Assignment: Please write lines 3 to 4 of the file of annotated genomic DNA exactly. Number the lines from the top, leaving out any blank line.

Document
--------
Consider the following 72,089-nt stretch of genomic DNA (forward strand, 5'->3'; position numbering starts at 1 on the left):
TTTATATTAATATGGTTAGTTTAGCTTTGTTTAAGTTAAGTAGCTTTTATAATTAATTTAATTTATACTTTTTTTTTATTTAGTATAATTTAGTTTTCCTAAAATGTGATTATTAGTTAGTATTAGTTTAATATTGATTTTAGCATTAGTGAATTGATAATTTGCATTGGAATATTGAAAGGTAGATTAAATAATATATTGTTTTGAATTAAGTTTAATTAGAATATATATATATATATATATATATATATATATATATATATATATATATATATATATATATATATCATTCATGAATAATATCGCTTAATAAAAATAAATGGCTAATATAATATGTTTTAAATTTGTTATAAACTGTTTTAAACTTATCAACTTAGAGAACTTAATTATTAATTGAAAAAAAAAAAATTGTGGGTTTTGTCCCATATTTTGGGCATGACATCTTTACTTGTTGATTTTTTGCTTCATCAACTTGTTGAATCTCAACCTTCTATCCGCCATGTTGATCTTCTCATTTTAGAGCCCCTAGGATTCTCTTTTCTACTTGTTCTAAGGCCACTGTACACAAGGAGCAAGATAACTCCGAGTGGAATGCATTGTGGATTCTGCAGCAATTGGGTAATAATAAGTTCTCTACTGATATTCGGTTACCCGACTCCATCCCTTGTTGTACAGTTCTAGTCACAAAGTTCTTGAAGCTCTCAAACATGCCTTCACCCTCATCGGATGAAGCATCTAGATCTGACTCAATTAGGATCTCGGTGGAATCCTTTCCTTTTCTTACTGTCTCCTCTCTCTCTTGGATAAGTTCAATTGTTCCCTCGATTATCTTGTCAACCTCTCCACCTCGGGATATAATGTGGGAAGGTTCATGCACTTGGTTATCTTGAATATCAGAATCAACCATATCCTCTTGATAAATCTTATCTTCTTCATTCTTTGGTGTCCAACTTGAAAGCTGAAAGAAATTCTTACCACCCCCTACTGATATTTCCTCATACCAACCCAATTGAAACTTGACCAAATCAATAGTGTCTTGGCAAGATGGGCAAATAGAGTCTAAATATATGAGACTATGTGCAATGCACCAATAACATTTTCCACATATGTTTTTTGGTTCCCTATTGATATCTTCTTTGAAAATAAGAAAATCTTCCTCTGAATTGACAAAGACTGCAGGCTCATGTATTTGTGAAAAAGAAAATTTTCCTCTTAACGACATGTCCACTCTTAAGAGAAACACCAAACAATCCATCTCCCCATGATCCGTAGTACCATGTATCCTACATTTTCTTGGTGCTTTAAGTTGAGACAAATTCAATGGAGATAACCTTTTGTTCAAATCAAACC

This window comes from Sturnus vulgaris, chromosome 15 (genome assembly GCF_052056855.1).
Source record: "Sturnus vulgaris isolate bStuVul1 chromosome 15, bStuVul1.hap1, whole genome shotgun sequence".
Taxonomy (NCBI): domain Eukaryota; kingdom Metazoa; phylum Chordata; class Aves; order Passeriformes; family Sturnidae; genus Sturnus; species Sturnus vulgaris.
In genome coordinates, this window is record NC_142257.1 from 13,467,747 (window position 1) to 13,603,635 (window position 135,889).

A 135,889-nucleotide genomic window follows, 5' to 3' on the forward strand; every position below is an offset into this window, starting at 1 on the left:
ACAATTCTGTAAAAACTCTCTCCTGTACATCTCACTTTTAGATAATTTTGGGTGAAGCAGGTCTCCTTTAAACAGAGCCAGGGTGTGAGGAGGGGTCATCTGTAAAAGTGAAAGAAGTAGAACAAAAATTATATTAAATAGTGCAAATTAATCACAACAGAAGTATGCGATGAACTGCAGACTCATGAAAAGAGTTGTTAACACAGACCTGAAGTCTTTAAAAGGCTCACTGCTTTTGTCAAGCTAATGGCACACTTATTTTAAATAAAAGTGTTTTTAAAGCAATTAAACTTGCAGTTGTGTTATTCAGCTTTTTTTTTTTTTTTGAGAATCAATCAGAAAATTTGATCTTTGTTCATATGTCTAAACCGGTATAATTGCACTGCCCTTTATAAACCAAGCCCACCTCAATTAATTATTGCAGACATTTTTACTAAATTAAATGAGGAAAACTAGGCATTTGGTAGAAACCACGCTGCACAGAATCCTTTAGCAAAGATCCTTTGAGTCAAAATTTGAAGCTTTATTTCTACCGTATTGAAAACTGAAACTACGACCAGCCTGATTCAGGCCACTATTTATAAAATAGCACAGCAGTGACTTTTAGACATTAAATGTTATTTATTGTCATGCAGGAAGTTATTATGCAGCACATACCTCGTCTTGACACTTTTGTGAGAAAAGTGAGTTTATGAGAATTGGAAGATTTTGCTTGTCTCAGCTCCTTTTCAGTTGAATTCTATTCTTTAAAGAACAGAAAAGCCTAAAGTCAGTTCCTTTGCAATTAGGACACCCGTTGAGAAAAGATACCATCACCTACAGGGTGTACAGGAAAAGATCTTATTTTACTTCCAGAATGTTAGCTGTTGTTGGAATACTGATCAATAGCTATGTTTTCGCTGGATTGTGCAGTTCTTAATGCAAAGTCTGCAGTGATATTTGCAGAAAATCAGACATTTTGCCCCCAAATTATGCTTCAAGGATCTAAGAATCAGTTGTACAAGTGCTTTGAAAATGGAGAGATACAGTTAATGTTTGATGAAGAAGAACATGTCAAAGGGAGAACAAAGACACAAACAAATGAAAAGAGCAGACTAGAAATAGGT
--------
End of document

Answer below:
This window comes from Sturnus vulgaris, chromosome 15 (genome assembly GCF_052056855.1).
Source record: "Sturnus vulgaris isolate bStuVul1 chromosome 15, bStuVul1.hap1, whole genome shotgun sequence".